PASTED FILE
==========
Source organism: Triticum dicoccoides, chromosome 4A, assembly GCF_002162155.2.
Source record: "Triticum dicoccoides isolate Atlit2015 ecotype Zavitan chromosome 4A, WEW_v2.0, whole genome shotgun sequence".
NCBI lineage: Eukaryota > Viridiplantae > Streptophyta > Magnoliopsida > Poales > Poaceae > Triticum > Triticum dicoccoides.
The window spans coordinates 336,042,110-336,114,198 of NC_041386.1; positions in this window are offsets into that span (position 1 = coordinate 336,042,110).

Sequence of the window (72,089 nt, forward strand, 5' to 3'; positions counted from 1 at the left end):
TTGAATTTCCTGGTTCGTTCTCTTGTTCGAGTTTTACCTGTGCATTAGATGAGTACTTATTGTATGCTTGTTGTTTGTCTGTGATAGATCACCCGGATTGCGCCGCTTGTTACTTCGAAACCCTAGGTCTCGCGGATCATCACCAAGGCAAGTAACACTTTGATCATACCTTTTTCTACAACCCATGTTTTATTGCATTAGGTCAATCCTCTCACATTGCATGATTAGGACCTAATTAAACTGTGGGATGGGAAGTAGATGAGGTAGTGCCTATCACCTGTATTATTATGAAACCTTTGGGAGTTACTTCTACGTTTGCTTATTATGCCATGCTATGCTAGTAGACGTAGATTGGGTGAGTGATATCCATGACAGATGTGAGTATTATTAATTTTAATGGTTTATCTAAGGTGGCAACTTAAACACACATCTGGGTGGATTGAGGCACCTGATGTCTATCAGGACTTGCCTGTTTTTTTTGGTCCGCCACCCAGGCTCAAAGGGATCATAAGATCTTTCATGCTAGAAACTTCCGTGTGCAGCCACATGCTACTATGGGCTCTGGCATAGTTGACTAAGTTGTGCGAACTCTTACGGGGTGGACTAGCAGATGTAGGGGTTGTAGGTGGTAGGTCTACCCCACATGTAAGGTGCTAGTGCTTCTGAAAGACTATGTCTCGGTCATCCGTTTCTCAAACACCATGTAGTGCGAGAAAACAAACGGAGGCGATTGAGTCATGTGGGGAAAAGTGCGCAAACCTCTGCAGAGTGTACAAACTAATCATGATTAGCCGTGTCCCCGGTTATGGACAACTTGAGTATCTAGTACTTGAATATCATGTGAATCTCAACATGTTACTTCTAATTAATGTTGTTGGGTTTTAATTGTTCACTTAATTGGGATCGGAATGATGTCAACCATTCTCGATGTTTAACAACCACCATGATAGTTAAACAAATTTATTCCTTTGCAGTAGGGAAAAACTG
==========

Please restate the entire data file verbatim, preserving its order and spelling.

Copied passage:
Source organism: Triticum dicoccoides, chromosome 4A, assembly GCF_002162155.2.
Source record: "Triticum dicoccoides isolate Atlit2015 ecotype Zavitan chromosome 4A, WEW_v2.0, whole genome shotgun sequence".
NCBI lineage: Eukaryota > Viridiplantae > Streptophyta > Magnoliopsida > Poales > Poaceae > Triticum > Triticum dicoccoides.
The window spans coordinates 336,042,110-336,114,198 of NC_041386.1; positions in this window are offsets into that span (position 1 = coordinate 336,042,110).

Sequence of the window (72,089 nt, forward strand, 5' to 3'; positions counted from 1 at the left end):
TTGAATTTCCTGGTTCGTTCTCTTGTTCGAGTTTTACCTGTGCATTAGATGAGTACTTATTGTATGCTTGTTGTTTGTCTGTGATAGATCACCCGGATTGCGCCGCTTGTTACTTCGAAACCCTAGGTCTCGCGGATCATCACCAAGGCAAGTAACACTTTGATCATACCTTTTTCTACAACCCATGTTTTATTGCATTAGGTCAATCCTCTCACATTGCATGATTAGGACCTAATTAAACTGTGGGATGGGAAGTAGATGAGGTAGTGCCTATCACCTGTATTATTATGAAACCTTTGGGAGTTACTTCTACGTTTGCTTATTATGCCATGCTATGCTAGTAGACGTAGATTGGGTGAGTGATATCCATGACAGATGTGAGTATTATTAATTTTAATGGTTTATCTAAGGTGGCAACTTAAACACACATCTGGGTGGATTGAGGCACCTGATGTCTATCAGGACTTGCCTGTTTTTTTTGGTCCGCCACCCAGGCTCAAAGGGATCATAAGATCTTTCATGCTAGAAACTTCCGTGTGCAGCCACATGCTACTATGGGCTCTGGCATAGTTGACTAAGTTGTGCGAACTCTTACGGGGTGGACTAGCAGATGTAGGGGTTGTAGGTGGTAGGTCTACCCCACATGTAAGGTGCTAGTGCTTCTGAAAGACTATGTCTCGGTCATCCGTTTCTCAAACACCATGTAGTGCGAGAAAACAAACGGAGGCGATTGAGTCATGTGGGGAAAAGTGCGCAAACCTCTGCAGAGTGTACAAACTAATCATGATTAGCCGTGTCCCCGGTTATGGACAACTTGAGTATCTAGTACTTGAATATCATGTGAATCTCAACATGTTACTTCTAATTAATGTTGTTGGGTTTTAATTGTTCACTTAATTGGGATCGGAATGATGTCAACCATTCTCGATGTTTAACAACCACCATGATAGTTAAACAAATTTATTCCTTTGCAGTAGGGAAAAACTG